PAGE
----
The job hunt

Marc is now officially deep into the game of the current economy known as The Job Hunt.
He'd been on a few interviews and out to a number of auditions right after we were both severed from our full-time jobs at The Deseret News in December but now he has to apply for four jobs a week if he wants to collect unemployment benefits.
So while he was serious about the others, now he's feeling the pressure.
It makes for some stress in his and my life.
I feel badly for him as his ego takes a regular beating, much of which isn't really his fault.
For instance, the three auditions he went to a couple of weeks ago. One place wanted a prophet kind of guy with a full beard. They called on Friday for an audition Saturday — not much time to go from clean shaven to looking like Dumbledore.
The next place wanted a friendly looking fellow who was fat and bald. Fortunately and unfortunately (for getting the part) Marc is neither these days.
The third was the most likely part for him. They wanted a farmer dude who looked like he'd spent his days in the sun chewing on wheat. He showed up looking very much like the other 2 dozen guys who were chewing wheat and wearing flannel shirts.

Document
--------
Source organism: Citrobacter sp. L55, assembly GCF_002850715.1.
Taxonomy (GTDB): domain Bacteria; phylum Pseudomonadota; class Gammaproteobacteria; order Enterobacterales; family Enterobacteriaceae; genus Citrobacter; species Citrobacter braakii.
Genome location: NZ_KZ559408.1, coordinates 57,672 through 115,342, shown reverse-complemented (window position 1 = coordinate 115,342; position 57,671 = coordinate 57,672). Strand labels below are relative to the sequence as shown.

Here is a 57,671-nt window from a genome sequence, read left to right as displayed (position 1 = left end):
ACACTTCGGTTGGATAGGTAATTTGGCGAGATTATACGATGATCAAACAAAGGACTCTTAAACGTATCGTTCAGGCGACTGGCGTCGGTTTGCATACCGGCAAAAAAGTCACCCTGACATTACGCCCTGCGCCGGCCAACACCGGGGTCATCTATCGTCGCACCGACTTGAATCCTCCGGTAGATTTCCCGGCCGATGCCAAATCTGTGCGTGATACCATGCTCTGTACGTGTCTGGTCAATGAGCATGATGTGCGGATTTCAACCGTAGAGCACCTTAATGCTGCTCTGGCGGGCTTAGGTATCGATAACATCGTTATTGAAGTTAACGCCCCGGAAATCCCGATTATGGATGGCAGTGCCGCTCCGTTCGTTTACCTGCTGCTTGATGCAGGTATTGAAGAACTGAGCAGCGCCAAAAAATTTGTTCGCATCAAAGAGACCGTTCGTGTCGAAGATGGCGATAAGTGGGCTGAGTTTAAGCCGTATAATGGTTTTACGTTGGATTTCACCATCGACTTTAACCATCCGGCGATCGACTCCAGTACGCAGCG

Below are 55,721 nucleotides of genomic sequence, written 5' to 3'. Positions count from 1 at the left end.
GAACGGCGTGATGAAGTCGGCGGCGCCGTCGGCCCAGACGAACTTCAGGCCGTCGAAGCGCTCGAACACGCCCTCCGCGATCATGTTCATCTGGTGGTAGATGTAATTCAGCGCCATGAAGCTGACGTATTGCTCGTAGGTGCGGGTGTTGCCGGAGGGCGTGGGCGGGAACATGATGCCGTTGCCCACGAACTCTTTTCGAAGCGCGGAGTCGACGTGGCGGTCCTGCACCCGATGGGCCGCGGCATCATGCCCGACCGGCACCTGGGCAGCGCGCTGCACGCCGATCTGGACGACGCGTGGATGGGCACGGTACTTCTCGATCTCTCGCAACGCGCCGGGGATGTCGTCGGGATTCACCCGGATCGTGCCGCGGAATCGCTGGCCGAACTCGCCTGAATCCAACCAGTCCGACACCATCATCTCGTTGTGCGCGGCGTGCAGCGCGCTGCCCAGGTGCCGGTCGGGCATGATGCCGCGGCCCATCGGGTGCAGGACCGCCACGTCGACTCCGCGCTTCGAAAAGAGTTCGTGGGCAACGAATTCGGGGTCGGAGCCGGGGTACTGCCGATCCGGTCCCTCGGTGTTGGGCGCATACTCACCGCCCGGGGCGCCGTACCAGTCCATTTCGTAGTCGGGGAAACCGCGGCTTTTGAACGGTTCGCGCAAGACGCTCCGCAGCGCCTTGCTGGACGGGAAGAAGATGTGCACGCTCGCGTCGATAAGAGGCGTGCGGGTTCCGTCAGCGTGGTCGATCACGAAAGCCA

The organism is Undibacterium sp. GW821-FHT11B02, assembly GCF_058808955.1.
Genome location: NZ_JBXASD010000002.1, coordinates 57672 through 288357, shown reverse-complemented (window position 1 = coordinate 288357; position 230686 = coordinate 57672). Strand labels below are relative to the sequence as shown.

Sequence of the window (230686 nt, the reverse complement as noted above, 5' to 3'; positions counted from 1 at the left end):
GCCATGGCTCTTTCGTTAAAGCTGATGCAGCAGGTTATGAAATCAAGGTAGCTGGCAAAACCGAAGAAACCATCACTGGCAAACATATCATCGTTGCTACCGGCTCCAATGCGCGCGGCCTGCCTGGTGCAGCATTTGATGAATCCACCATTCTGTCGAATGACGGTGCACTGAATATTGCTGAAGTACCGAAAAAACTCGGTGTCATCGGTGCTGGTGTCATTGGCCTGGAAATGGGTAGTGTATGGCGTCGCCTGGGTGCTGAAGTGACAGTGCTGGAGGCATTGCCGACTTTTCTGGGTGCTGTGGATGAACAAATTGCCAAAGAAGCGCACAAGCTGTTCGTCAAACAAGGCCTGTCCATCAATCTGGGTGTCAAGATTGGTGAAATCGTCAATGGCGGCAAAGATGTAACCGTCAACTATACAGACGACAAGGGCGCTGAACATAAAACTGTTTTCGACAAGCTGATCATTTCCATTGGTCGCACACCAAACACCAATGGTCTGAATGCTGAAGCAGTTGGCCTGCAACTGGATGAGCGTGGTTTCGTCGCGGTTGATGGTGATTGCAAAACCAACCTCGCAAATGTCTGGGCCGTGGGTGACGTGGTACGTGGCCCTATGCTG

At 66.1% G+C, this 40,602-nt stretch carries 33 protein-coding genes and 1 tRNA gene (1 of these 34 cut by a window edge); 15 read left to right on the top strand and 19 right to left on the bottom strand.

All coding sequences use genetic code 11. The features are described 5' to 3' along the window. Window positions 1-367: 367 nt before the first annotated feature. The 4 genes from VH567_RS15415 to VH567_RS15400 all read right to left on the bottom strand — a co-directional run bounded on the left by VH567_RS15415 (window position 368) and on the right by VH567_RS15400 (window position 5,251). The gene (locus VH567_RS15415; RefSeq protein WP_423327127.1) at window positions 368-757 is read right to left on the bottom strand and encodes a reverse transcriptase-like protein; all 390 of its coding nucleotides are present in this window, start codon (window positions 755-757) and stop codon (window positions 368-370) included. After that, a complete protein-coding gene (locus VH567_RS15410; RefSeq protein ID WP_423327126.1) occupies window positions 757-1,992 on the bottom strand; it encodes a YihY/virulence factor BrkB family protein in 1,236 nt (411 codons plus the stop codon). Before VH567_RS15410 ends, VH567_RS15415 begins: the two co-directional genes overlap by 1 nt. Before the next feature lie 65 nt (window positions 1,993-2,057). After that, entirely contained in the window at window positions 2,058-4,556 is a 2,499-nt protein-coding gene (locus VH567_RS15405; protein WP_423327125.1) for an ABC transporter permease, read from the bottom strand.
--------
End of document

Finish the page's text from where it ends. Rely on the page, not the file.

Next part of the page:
The actual job interviews were almost as frustrating.
People who want a writer don't want a man who's been an editor so much of his life.
People who think they want an editor don't want him to be so critical.
No one gives him the chance to show what he can do, this man who wrote, managed, designed and produced an award-winning weekly paper for decades.
One group, a local magazine business, said they really liked him and his resume but then e-mailed him to say they'd gone in another direction. Then they called back and said, "Oops, the other guy turned us down so would you come in for another interview?"
He did, taking along story ideas and plans for the future. He felt good. He expected a call but we heard nothing except that the magazine had been sold.
Now we see the editor he was to replace is still on the masthead so I guess she didn't leave. Plus they are running stories very similar to the ones he suggested.